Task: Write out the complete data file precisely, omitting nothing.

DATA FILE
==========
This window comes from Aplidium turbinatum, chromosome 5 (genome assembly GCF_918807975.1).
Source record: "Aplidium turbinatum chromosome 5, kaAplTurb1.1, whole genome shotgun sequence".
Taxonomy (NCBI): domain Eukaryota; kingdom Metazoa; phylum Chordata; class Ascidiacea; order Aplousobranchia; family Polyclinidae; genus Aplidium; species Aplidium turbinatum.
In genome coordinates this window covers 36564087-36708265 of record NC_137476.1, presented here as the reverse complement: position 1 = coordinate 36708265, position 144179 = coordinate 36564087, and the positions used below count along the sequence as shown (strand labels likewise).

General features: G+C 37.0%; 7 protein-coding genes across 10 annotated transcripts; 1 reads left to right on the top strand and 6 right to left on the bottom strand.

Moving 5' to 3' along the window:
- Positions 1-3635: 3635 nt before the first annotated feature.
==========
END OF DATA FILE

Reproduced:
This window comes from Aplidium turbinatum, chromosome 5 (genome assembly GCF_918807975.1).
Source record: "Aplidium turbinatum chromosome 5, kaAplTurb1.1, whole genome shotgun sequence".
Taxonomy (NCBI): domain Eukaryota; kingdom Metazoa; phylum Chordata; class Ascidiacea; order Aplousobranchia; family Polyclinidae; genus Aplidium; species Aplidium turbinatum.
In genome coordinates this window covers 36564087-36708265 of record NC_137476.1, presented here as the reverse complement: position 1 = coordinate 36708265, position 144179 = coordinate 36564087, and the positions used below count along the sequence as shown (strand labels likewise).

General features: G+C 37.0%; 7 protein-coding genes across 10 annotated transcripts; 1 reads left to right on the top strand and 6 right to left on the bottom strand.

Moving 5' to 3' along the window:
- Positions 1-3635: 3635 nt before the first annotated feature.